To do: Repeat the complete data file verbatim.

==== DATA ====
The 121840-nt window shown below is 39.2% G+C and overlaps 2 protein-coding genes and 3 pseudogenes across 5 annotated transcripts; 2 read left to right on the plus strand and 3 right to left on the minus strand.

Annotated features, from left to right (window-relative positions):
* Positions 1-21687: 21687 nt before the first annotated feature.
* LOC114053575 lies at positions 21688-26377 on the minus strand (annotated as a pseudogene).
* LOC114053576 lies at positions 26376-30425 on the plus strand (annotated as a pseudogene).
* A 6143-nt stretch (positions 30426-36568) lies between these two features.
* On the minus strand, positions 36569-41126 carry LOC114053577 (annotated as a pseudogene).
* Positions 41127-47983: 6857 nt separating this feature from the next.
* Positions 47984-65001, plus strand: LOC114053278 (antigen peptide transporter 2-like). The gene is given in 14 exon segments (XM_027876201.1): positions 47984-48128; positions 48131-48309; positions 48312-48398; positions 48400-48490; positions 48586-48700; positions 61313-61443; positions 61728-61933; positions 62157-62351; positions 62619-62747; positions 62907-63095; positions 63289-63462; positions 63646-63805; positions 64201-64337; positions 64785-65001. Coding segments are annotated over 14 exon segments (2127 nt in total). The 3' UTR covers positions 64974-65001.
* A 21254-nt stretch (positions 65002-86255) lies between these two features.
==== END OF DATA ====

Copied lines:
The 121840-nt window shown below is 39.2% G+C and overlaps 2 protein-coding genes and 3 pseudogenes across 5 annotated transcripts; 2 read left to right on the plus strand and 3 right to left on the minus strand.

Annotated features, from left to right (window-relative positions):
* Positions 1-21687: 21687 nt before the first annotated feature.
* LOC114053575 lies at positions 21688-26377 on the minus strand (annotated as a pseudogene).
* LOC114053576 lies at positions 26376-30425 on the plus strand (annotated as a pseudogene).
* A 6143-nt stretch (positions 30426-36568) lies between these two features.
* On the minus strand, positions 36569-41126 carry LOC114053577 (annotated as a pseudogene).
* Positions 41127-47983: 6857 nt separating this feature from the next.
* Positions 47984-65001, plus strand: LOC114053278 (antigen peptide transporter 2-like). The gene is given in 14 exon segments (XM_027876201.1): positions 47984-48128; positions 48131-48309; positions 48312-48398; positions 48400-48490; positions 48586-48700; positions 61313-61443; positions 61728-61933; positions 62157-62351; positions 62619-62747; positions 62907-63095; positions 63289-63462; positions 63646-63805; positions 64201-64337; positions 64785-65001. Coding segments are annotated over 14 exon segments (2127 nt in total). The 3' UTR covers positions 64974-65001.
* A 21254-nt stretch (positions 65002-86255) lies between these two features.